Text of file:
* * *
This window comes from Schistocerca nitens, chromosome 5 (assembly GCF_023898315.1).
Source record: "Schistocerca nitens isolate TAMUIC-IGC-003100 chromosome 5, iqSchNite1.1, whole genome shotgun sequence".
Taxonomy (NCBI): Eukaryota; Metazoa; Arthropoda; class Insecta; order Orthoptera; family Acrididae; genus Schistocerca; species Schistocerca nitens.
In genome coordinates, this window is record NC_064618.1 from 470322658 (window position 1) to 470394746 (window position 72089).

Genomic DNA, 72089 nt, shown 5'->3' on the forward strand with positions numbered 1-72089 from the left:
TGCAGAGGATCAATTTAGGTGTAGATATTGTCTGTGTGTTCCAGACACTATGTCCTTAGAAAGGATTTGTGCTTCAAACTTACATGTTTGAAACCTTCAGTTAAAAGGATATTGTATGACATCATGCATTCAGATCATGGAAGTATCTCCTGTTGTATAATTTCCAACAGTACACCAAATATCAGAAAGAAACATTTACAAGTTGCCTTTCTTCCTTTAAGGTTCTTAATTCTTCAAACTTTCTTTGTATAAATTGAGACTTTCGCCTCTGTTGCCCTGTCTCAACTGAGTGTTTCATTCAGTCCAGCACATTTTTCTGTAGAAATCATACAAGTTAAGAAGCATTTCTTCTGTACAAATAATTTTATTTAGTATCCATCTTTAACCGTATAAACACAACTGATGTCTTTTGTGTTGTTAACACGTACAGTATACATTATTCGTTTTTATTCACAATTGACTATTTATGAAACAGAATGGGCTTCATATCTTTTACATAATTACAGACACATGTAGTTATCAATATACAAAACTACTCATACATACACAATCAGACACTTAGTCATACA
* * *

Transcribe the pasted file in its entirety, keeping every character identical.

This window comes from Schistocerca nitens, chromosome 5 (assembly GCF_023898315.1).
Source record: "Schistocerca nitens isolate TAMUIC-IGC-003100 chromosome 5, iqSchNite1.1, whole genome shotgun sequence".
Taxonomy (NCBI): Eukaryota; Metazoa; Arthropoda; class Insecta; order Orthoptera; family Acrididae; genus Schistocerca; species Schistocerca nitens.
In genome coordinates, this window is record NC_064618.1 from 470322658 (window position 1) to 470394746 (window position 72089).

Genomic DNA, 72089 nt, shown 5'->3' on the forward strand with positions numbered 1-72089 from the left:
TGCAGAGGATCAATTTAGGTGTAGATATTGTCTGTGTGTTCCAGACACTATGTCCTTAGAAAGGATTTGTGCTTCAAACTTACATGTTTGAAACCTTCAGTTAAAAGGATATTGTATGACATCATGCATTCAGATCATGGAAGTATCTCCTGTTGTATAATTTCCAACAGTACACCAAATATCAGAAAGAAACATTTACAAGTTGCCTTTCTTCCTTTAAGGTTCTTAATTCTTCAAACTTTCTTTGTATAAATTGAGACTTTCGCCTCTGTTGCCCTGTCTCAACTGAGTGTTTCATTCAGTCCAGCACATTTTTCTGTAGAAATCATACAAGTTAAGAAGCATTTCTTCTGTACAAATAATTTTATTTAGTATCCATCTTTAACCGTATAAACACAACTGATGTCTTTTGTGTTGTTAACACGTACAGTATACATTATTCGTTTTTATTCACAATTGACTATTTATGAAACAGAATGGGCTTCATATCTTTTACATAATTACAGACACATGTAGTTATCAATATACAAAACTACTCATACATACACAATCAGACACTTAGTCATACA